I had been trying to pinpoint exactly why the HBO television show Veep brings me such joy. Yes, it is a very funny, very well-written show with a great cast, but that didn’t quite go far enough in explaining the immense enjoyment it gives me. The eureuka moment finally struck when I stumbled over a compilation video of the best insults from the show. There it was. Most of the characters on Veep swear, a lot. And not only do they spout off swearwords here and there, but they absolutely revel in using profanity as a vital part of the dialogue and thrust of the show. This is a difficult feat to achieve without going overboard, but Veep does it skillfully (probably thanks to creator and writer Armando Iannuci, who pulled off similar brilliance in the British show The Thick of It). And for me, there is something particularly delightful and heart-warming about watching Julia Louis-Dreyfus and Anna Chlumsky wield this kind of language.
It is not uncommon to hear that swearing isn’t ‘ladylike’. There have been many occasions where I’ve heard men express their dismay when a woman swears, or conversely, proclaim that they don’t find it attractive, even though these same men have been spouting off the most unimaginative swearwords in the dullest way their entire lives. It’s as though a woman must watch what she says at all times in case she isn’t saying things in the perfect way to attract all of the men around her. Swearing itself has historically been classified as a masculine linguistic quality, and there are a lot of people who don’t appreciate that women have breached that divide. In a 2012 interview, Nicki Minaj called people who suggested she should stop swearing in her songs sexist, saying: ‘Why do people ask me to lose swear words? Do people ask Eminem to lose swear words? Do they ask Lil Wayne to lose swear words? Nobody stops them and says “Would you stop swearing swearing… for the children, please?” ’ And she is right.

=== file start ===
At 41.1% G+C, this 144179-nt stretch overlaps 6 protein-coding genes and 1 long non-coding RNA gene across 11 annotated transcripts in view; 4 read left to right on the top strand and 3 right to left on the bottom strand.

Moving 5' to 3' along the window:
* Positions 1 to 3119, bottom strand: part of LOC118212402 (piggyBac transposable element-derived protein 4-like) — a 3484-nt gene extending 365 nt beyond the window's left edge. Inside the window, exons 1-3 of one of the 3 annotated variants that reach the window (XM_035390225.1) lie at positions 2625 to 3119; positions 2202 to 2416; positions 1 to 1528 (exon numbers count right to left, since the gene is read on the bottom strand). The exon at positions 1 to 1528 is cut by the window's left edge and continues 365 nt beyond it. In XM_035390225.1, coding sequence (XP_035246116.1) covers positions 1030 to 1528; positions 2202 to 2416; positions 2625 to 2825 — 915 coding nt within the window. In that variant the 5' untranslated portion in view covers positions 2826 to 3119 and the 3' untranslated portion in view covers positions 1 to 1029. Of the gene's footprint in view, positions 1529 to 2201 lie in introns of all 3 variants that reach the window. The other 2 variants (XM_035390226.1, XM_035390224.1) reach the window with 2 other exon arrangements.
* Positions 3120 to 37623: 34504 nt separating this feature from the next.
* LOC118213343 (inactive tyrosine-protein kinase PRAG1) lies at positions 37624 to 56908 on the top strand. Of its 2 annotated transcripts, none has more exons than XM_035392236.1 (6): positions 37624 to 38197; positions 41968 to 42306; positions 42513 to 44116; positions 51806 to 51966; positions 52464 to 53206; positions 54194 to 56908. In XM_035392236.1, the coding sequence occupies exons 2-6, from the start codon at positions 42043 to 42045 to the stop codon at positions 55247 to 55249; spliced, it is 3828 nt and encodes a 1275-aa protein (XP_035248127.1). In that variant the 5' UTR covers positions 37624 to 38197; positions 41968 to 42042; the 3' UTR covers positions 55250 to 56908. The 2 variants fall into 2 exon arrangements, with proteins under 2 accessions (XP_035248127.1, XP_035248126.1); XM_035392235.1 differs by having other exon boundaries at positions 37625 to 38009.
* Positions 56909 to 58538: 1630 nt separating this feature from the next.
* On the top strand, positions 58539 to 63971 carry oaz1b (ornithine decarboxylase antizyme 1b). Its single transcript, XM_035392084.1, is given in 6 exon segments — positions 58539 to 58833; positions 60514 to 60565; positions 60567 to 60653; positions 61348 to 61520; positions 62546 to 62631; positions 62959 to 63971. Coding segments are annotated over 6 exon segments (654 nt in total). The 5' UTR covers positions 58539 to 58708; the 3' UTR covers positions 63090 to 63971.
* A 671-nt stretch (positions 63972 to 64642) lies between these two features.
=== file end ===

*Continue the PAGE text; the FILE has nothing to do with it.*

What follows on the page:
Women are viewed much more negatively if they use the same kind of profane language as men. Presidential candidate Mike Huckabee calls them trashy. Gordon Ramsay can precede every second word with an expletive, but it’s Helen Mirren who is told to wash her mouth out. In her book Bossypants, Tina Fey describes a situation in the SNL writer’s room where Amy Poehler made a loud and vulgar ‘unladylike joke’, only to have Jimmy Fallon tell her that he didn’t like it, and that it wasn’t cute. Amy apparently turned around and said, ‘… I don’t fucking care if you like it’. And Julia Louis-Dreyfus’ character Selina Meyer does not fucking care if you like it either.
For so long, swearing has been gendered – and not just because only men have been granted the permission to swear. This gendering is apparent in the way that men have historically used body parts synonymous with women as swear words, or descriptions of women (or gay men) in order to try and insult each other. Because the worst thing a man can be is gay or womanly, obviously. It is especially satisfying to hear women take back these words for their own use. During a Veep scene about abortion, Selina Meyer says, ‘… maybe I should just say “get the government out of my fucking snatch”.’ The sentiment behind this statement has been repeated ad nauseam, but there is something so fulfilling in hearing it expressed so bluntly, by a woman, to a room full of men. Dialogue like this in Veep shows how entertaining and expressive swearing can be. It is not, as some people claim, a sign of limited education or vocabulary (almost always a class-based argument), but a sign of expanded dialogue. Giving that dialogue as equally to women as it is given to men helps to chip away at the idea that women’s voices should be received differently, and judged more harshly, than men’s voices are.
There are still times and places where swearing is less appropriate. And of course, sexist, ableist or bigoted swearing should be avoided. My speech isn’t peppered with swear words as filler, but I find nothing beats an expletive to get across something you feel passionately about. Also, put plainly, it is really fun. The word ‘fuck’ is appropriate for an incredibly wide variety of situations. If insulting someone, I try to use gender or sex-neutral, creative swearwords like ‘fucking deadshit’. Swearing is simply another form of expression, but it can be creative, and it can be powerful. It is especially powerful when coming from the mouths of people who have been made to feel that this specific form of communication is not for them to use. Women have important things to get across, and we shouldn’t care about saying those things in a way that pleases the delicate ears of the fucking patriarchy.